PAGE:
# The Ideal First Year Undergraduate Curriculum for a Mathematics Autodidact [closed]

I know that the following question may not be appropriate for this forum but please do hear me out.

I apologize in advance for the length of this post.

Due to the unfolding of certain events in my life i ended up doing a bachelors in Electrical Engineering but my interest always lied in Mathematics however due to certain complications i could not switch my Major and ended up being quite miserable. I still wish to learn and not waste the small window i have left to have a respectable career in Mathematics.

Therefore I would highly appreciate it if the many users of MSE could suggest a FIRST YEAR UNDERGRADUATE MATHEMATICS CURRICULUM for someone like me, to make it easier for you to answer i have outlined (briefly) below my current background and the things that i have tried to learn on my own.

• I have covered the typical Mathematics Course for engineers that involve Single and Multi-variable Calculus,Linear Algebra,Differential Equations,Complex Variables and Transforms etc.

NOTE PLEASE THAT IN ALL OF THE ABOVE COURSES THERE WAS NO EMPHASIS ON RIGOROUS PROOFS WHAT SO EVER.

• I have largely covered How to Prove it by Daniel J Velleman and have gotten comfortable with the idea of a proof and how to construct elementary proofs.
• I am currently working my way through Linear Algera Done Right by Sheldon Axler albeit with some difficulty in the later Chapters.

furthermore i know that there are very good source out there such as MIT-OCW, Quant Academy etc. that would could serve as adequate guides, but having seen how useful MSE has been for me in these $8+$ months I am hopeful for an answer more suited to my needs.

## closed as off-topic by user223391, user296602, Aloizio Macedo♦, user99914, NamasteJan 29 '18 at 20:22

This question appears to be off-topic. The users who voted to close gave this specific reason:

• "Seeking personal advice. Questions about choosing a course, academic program, career path, etc. are off-topic. Such questions should be directed to those employed by the institution in question, or other qualified individuals who know your specific circumstances." – Community, Community, Aloizio Macedo, Namaste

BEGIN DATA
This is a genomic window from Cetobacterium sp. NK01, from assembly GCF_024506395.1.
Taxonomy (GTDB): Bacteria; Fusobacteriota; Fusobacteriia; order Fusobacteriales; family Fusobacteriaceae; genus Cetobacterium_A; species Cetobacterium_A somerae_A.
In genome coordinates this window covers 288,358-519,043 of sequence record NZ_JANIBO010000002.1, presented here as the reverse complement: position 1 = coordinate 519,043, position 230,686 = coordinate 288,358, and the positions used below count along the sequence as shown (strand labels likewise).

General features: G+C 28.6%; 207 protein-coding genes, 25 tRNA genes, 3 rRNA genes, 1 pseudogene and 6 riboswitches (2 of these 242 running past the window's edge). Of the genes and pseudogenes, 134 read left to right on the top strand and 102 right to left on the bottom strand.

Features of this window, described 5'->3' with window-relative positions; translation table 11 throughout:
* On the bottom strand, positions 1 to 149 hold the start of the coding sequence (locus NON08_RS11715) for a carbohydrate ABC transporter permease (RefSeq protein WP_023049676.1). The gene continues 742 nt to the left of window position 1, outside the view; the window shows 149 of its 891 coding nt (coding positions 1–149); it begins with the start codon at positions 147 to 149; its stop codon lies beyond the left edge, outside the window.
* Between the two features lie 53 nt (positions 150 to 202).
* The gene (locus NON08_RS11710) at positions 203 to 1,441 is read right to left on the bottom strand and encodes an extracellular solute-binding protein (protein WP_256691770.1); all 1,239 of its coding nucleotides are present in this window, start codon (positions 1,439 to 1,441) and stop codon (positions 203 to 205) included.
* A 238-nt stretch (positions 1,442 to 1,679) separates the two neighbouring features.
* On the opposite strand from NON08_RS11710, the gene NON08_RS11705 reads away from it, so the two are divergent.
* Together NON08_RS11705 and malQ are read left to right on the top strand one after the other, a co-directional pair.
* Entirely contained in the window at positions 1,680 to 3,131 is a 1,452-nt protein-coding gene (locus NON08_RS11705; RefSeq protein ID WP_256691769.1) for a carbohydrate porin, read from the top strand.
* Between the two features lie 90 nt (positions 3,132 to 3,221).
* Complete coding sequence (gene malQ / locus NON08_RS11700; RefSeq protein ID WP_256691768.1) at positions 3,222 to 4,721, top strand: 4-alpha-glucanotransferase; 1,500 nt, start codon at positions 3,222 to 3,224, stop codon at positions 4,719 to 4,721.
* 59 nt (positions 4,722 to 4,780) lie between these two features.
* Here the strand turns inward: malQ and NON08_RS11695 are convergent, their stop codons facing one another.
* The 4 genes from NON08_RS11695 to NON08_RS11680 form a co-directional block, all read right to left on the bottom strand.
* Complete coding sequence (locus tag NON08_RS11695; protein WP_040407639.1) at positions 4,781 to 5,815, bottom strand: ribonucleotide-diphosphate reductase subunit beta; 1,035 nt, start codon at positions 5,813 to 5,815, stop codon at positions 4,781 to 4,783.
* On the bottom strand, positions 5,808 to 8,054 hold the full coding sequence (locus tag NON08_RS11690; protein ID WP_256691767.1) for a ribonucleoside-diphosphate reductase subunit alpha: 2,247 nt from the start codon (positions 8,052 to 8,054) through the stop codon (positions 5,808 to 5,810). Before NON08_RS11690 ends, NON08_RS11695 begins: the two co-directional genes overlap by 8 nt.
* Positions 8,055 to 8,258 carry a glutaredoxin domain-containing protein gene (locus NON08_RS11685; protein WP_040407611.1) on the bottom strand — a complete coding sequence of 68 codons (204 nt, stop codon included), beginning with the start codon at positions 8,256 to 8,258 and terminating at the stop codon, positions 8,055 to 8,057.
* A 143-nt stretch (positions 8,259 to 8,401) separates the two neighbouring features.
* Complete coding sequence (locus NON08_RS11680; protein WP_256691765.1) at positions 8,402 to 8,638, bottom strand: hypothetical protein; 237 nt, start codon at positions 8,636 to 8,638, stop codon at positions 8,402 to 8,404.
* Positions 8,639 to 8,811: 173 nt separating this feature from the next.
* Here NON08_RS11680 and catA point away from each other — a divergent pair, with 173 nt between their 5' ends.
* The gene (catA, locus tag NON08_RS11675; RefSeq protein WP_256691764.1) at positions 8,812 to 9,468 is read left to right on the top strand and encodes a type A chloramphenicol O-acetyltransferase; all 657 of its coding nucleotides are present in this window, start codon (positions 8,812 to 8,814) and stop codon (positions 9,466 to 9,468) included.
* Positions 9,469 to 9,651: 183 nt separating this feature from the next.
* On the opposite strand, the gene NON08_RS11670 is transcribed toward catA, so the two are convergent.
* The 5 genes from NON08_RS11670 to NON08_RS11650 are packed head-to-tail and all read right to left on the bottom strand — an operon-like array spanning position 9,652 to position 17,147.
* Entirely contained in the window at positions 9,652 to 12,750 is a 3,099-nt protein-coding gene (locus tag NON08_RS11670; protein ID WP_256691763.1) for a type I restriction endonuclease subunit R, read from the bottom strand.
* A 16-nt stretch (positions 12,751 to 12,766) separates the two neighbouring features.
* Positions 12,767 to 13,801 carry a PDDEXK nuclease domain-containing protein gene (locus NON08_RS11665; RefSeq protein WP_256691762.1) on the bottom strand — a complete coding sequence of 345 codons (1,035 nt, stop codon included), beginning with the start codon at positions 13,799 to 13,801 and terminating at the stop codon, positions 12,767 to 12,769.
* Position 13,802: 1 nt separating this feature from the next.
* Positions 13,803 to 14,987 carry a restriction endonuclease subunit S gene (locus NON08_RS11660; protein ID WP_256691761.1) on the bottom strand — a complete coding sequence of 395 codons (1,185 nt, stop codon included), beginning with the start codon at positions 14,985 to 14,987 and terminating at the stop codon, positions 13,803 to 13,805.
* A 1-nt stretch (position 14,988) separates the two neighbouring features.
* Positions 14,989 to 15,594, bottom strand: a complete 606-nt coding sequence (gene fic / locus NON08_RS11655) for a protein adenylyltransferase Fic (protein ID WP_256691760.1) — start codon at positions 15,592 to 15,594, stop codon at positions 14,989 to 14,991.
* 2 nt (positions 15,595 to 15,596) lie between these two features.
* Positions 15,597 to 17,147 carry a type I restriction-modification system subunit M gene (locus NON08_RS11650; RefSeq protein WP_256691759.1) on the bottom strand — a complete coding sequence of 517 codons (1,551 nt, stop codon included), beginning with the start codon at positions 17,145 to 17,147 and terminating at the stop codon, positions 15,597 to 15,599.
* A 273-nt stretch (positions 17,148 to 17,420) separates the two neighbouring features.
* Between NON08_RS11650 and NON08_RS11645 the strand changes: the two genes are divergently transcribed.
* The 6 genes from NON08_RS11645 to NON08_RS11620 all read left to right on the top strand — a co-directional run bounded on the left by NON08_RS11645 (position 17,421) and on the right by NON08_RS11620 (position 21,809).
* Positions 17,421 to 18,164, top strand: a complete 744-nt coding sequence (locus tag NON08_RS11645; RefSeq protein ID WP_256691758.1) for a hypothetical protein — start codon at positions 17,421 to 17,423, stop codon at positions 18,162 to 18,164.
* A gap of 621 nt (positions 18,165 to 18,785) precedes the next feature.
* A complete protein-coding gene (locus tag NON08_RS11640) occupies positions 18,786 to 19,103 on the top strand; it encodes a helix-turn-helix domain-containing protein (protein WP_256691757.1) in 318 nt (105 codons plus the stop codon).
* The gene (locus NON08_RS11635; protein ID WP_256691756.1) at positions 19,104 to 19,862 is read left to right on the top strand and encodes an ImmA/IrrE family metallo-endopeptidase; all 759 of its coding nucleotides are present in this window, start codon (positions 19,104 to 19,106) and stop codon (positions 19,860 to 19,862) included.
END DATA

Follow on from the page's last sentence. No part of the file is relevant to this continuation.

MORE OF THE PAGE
If this question can be reworded to fit the rules in the help center, please edit the question.

• You need to be more precise about your "emphasis on rigorous proofs" and what you mean by "respectable career in Mathematics"?. What do you really want to do and why? – Somos Jan 29 '18 at 18:18
• I'd suggest reading abstract algebra, number theory and real analysis ("calculus with proofs"). Other folks may provide titles. – Ethan Bolker Jan 29 '18 at 18:18
• @Somos Lets say that i wish to develop a very high level of Mathematical competence at least on par with a graduate level Mathematics Student because i find Mathematics beautiful – Atif Farooq Jan 29 '18 at 18:21

Linear Algebra:

1. Intro to sets, Vector Spaces: Bases and Dimensions, Steinitz Theorems, matrices.
2. Classification of finite dimensional Endomorphisms[3-6] (diagonalization, Jordan normal form, Frobenius form etc). You will need to know cyclic spaces, nilpotent endomorphisms etc. Intro to rings for minimal polynomials.
3. Bilinear forms, quadratic forms, etc.
4. Orthogonality, general scalar products,
5. Isometries, projections, self-adjoint endomorphisms. Orthogonal polynomials.
6. "Famous" matrix groups, $\text{GL}_n$, $\text{O}_n$, etc. Permutations?

Analysis:

1. Field axioms, Real numbers, Sequences, Limits, Series, Continuity, Scalar function differentiation/integration.
2. Normed spaces, Metric spaces, Sequences in metric spaces, Completeness of metric spaces.
3. Multivariate calculus: Fréchet derivative, Jacobi matrices, Hessian, etc.
4. Implicit Function Theorem and Local Inverse Theorem.
5. Vector fields, step functions, multivariate integration*.
6. The Riemann integral, Fubini's Theorem.
7. Intro calculus of variation. Curve integrals etc.

You have covered much of useful undergraduate mathematics content according to you. Great start. My one piece of advice is "do what you love". Please don't compare yourself to "graduate level Mathematics Student" because your study of mathematics should not be a competitive race. Read a general overview of mathematics such as Princeton Companion to Mathematics and decide what areas of mathematics you want to study. Then practice, practice, practice. When you encounter difficult subjects, it is okay to skip them at first while going on to other subjects. You can always go back later and try again.

What do you want to do when you work later on?

1. Write proofs & develop theory (pure math)
2. build stuff / program computers (engineering)
3. measure things/model the world (sciences)

What courses you should take will vary depending on that answer.

• I am aiming for pure math (Option 1). – Atif Farooq Jan 29 '18 at 18:46